Choosing the right executor is essential for your senior’s estate planning.
An essential part of estate planning or creating a will for you or a senior in your life is to choose an executor – someone who will execute (carry out) their wishes after they pass away. Making an informed decision on who will fulfill that role will help them feel confident that their wishes will be fulfilled and family conflict will be minimized.
What does an executor do?
In Alberta, the correct legal term for an executor is “Personal Representative.” We use the word “executor” because it is generally the term people are most familiar with. An executor is responsible for making sure a person’s last wishes regarding their property and possessions are carried out. They are responsible for making sure that any debts and creditors are paid and that the remaining money and property are distributed as the senior in your life wish.
An executor doesn’t need to be a lawyer or financial professional, but the law requires them to fulfill their duties with honesty and diligence and in good faith – it’s called doing their fiduciary duty.
An executor is entitled to compensation from the estate for their time. This fee is typically outlined in the will. If not, the acceptable range is 3 – 5% of the estate value.
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The person your senior chooses as their executor doesn’t have to be a financial whiz, but they should have basic knowledge of how to manage finances. Also, it’s better if they tend to be conservative when it comes to managing money. They should also be comfortable with researching and asking for help from experts, as there will probably be duties that they won’t be familiar with.
It’s critical that the executor is present and capable of administering the estate. If the person is in poor health or is the same age as the senior or older, they might not be alive or healthy enough when it comes time to administer the estate. That’s why it’s often better to choose someone younger than the senior to fill that role. Of course, life is unpredictable, so it’s a good idea to name a backup executor, called a successor.
The successor will take over if the first choice executor is unable to do the job. Your senior can name the successors, or they can opt to let their top choice executor name a successor. They can also choose a third party, like a business that provides this service, as executor.
A good rule of thumb is to choose an executor, one or more backups (named in order of succession), and have a third party executor as the final backup.
It’s essential to understand the trade-offs when naming a bank or financial service company as executor. First, a third-party can only fulfill their duties if their business is still around – so the company has to outlive the senior. Second, the fees you’ll need to pay them to execute the will or estate will typically be more than what you would pay an individual. Third, a bank or trust company executor will be impersonal in how they handle the administration of the estate. There will probably be different people involved over time, and there may be inflexible policies they must follow to protect their company from liability.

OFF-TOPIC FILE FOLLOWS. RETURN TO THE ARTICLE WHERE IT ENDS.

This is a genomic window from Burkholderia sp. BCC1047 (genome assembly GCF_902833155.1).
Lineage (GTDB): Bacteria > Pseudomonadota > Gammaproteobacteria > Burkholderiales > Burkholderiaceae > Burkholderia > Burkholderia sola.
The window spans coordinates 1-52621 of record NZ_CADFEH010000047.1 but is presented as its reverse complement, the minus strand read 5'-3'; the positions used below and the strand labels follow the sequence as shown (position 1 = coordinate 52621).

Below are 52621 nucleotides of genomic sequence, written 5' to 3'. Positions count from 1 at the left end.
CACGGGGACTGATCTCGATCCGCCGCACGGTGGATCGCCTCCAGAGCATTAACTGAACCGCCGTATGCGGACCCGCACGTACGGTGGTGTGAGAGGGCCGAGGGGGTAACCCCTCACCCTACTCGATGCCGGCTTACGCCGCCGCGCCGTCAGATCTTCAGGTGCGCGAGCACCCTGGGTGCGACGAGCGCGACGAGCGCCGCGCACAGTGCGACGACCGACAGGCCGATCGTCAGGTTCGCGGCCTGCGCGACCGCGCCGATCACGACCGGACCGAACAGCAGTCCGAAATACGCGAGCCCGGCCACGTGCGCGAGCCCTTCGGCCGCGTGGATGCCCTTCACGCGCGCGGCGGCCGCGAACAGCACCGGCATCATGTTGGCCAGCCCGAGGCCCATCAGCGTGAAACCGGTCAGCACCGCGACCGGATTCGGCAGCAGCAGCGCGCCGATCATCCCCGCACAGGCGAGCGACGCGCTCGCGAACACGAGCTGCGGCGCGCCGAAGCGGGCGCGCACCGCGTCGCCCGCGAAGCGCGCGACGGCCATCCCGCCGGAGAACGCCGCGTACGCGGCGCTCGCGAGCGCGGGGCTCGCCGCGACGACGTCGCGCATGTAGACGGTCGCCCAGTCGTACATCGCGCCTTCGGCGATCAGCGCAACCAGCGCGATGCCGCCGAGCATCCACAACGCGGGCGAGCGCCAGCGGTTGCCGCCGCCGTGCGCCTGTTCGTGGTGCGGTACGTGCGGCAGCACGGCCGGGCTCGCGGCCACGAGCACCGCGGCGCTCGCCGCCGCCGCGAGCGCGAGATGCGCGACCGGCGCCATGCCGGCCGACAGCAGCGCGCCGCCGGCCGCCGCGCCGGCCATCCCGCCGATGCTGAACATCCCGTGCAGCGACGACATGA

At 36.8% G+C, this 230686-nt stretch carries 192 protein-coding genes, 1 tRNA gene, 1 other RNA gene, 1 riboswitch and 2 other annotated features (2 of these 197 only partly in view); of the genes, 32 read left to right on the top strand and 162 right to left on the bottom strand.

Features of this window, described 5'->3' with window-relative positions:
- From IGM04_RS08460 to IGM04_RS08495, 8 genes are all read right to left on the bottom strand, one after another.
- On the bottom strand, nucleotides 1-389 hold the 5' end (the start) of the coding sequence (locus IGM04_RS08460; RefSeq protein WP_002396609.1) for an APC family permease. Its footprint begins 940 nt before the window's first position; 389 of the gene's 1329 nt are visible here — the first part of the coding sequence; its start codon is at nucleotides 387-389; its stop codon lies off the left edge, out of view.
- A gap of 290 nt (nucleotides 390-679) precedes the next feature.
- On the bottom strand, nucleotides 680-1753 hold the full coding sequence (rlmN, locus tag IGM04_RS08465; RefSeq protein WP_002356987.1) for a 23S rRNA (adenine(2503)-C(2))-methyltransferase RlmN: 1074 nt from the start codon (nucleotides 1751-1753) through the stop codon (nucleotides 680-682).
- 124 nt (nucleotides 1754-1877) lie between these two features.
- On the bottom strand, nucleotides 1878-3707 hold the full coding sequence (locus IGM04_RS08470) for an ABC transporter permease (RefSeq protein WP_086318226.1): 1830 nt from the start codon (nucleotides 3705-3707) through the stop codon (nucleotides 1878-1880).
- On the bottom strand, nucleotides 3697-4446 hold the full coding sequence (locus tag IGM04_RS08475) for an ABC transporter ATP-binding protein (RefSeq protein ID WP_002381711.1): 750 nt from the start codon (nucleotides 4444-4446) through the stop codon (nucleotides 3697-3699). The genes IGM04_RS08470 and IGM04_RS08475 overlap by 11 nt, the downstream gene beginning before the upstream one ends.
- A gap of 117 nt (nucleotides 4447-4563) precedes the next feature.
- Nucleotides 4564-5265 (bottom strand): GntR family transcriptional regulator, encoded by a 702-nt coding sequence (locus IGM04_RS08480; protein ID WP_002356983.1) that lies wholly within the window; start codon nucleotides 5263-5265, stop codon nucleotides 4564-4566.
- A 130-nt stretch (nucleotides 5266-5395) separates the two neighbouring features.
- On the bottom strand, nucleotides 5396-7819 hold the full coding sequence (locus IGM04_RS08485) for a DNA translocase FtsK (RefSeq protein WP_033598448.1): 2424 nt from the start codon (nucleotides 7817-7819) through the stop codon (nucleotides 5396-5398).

You may wish to consider Financial Concierge Inc. as our fees are lower, our services are personal and we work with you, in-home whenever possible. Interested in partnering with Financial Concierge for your, or a senior’s in your life, estate administration? Contact us!
Being named executor is not an honour – it is a lot of work.
Some estates have a lot of assets and/or take a long time to administer. In this case, your senior may want to choose two (or more) people to act as co-executors. The reason being, if there are tough decisions to make or a lot of work to be done, it won’t all be left to one person. However, having more than one person in charge can lead to conflict.
For example, if children are all named equally as co-executors, it can cause tension or fights. Even if all the children are currently in agreement about how the assets are divided, issues can come up when it’s time to administer the estate. Your senior would be better off trying to prevent family conflict rather than “being fair” to their children. If there’s a lot of potential for conflict, a third-party executor may be the best option.
Things can change over time. Your senior’s top choice for an executor today could be an unwise choice two years from now. It’s good for them to review their decisions regularly, especially in times where there’s a significant life change.
Significant life changes include, a divorce in the family, someone becomes estranged, or family members reconcile, etc. In the case of a blended family or second marriage, a third-party executor is often a good choice because they are neutral and unbiased.